The results of the analysis served as a basis and a guide for further steps in the company. 

The company identified the strengths and development areas of its key employees and simultaneously began working on building a culture of feedback. This step received the highest amount of positive feedback from the employees involved in the analysis. The analysis also helped them shape their future work on the development of specific groups of employees, as it helped them identify individuals with growth potential. All these insights highlighted a wide range of possibilities for the development of HR practices. In some cases, the need for additional recruitment became apparent, while elsewhere in the company they saw the rationale for introducing new tools and methodologies for development and appraisal.

Based on the content of the results and findings, the company now knows the capabilities of its HR function and the appropriate approaches to senior managers in all regions. They have gained direction for the design of a catalog of development plans and tools involved in its framework. They have identified areas and teams where additional reinforcements are needed for quality work, while also gaining insight into the budgetary aspects of HR development. They obtained a good basis for planning, action guidelines, and decrees related to the digitization of HR functions. At the same time, they have a good basis for setting up a talent management program and identifying HR processes that they will be able to implement internally and those where they will further build partnerships with external providers.

"As HR Director, I am particularly pleased that the reactions to the feedback, interpretations, and results of the analysis have been extremely positive. There has been a sense of relief and even enthusiasm. Now the key is to keep our promises and do something with the results."

Goran Gledić, HR Director at Pertunina Group

What were the biggest advantages of using 360° analysis in Perutnina Ptuj?

"360° analysis is one of the key tools that every "serious" organization should have in its "portfolio" of tools."

Goran Gledić, HR Director at Pertunina Group

The company targeted several dimensions with the analysis. The first dimension was linked to the five core competencies identified during the process of creating the competency model. The analysis helped to ground these competencies as a general basis for the company to observe their performance, behavior, and development. On the other hand, the analysis helped to identify specific gaps in certain skills, knowledge, and competencies. At the same time, the analysis has highlighted individuals who belong to the dimension of top talent and key employees. The results provided the company with a global picture of its employees, forming the basis for further development of the company's diverse HR activities.

The company stresses that to effectively conduct a 360° analysis, it is important to communicate intensively with the employees involved in the analysis. It is essential that they understand the purpose of the analysis and are given sufficient information about it. It is also important that the company stays committed to its promises and develops an appropriate program and follow-ups based on the results of the analysis. The most important thing is that both managers and employees do not see the analysis as an evaluation but as a step to foster their personal development and better integration into the organization.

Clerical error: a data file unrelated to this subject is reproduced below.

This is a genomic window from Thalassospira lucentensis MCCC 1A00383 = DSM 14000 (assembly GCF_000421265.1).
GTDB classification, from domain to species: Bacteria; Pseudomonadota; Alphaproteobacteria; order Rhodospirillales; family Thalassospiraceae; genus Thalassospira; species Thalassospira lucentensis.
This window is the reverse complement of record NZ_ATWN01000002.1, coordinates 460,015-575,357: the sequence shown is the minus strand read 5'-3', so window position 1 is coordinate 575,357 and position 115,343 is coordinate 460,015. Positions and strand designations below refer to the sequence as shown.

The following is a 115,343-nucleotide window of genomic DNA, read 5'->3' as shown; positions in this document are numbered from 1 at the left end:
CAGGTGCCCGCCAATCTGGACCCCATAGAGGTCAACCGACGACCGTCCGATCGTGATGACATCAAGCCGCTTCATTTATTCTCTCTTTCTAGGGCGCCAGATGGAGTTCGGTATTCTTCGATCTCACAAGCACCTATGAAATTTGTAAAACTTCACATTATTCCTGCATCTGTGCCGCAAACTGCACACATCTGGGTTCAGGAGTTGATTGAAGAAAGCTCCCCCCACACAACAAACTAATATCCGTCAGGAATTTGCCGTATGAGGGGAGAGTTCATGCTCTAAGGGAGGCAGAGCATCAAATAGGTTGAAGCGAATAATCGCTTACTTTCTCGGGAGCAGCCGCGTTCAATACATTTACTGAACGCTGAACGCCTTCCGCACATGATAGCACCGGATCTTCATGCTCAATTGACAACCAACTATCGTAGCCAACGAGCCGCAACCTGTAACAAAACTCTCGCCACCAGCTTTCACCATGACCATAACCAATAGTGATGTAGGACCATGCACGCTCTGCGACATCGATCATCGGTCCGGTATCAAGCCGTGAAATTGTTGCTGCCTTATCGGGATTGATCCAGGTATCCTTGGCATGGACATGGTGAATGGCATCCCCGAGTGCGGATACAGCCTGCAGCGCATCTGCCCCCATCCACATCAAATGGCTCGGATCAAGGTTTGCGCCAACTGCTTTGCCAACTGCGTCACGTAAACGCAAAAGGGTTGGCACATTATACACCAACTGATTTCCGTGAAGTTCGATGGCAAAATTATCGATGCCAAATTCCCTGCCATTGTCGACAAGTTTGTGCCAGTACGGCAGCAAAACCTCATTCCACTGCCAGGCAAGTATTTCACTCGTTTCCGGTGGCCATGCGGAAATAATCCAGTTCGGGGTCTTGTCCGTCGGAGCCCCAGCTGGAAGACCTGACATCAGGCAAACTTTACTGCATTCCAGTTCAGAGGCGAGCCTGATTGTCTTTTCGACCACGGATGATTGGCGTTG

Quantifly's analysis helped the HR department in obtaining additional resources from senior managers. Once managers were given an overall picture of the situation and a summary of the analysis results, they increasingly started to see the positive aspects of not only developmental but also other HR practices.

How did the managers react to the reports?

The reports were considered well-structured, concrete, and easy to read. The company placed particular emphasis on explaining the results and metrics to managers in a comprehensive way, making it clear that the report does not represent an irrefutable truth, but rather a current perception that can serve as a starting point for more in-depth self-reflection.

"In most cases, the reports have been very positively received, even in cases where the results have not been as good as individuals had expected. Employees liked the fact that they were given a mirror."

Lea Lah, Head of learning and development, Perutnina Ptuj Group

Who would you recommend the Quantifly analysis to?

“I would recommend the Quantifly analysis to companies that are in the early stages of development or in the early stages of developing their HR functions, as well as to larger organizations that have a genuine interest in developing their people and their organization. The analysis provides a holistic picture of both strengths and potential areas for development that companies themselves may not see. It makes it easier to address problems and build on strengths. From this perspective, I don't see who would not benefit from a Quantifly analysis."

Goran Gledić, HR Director at Perutnina Group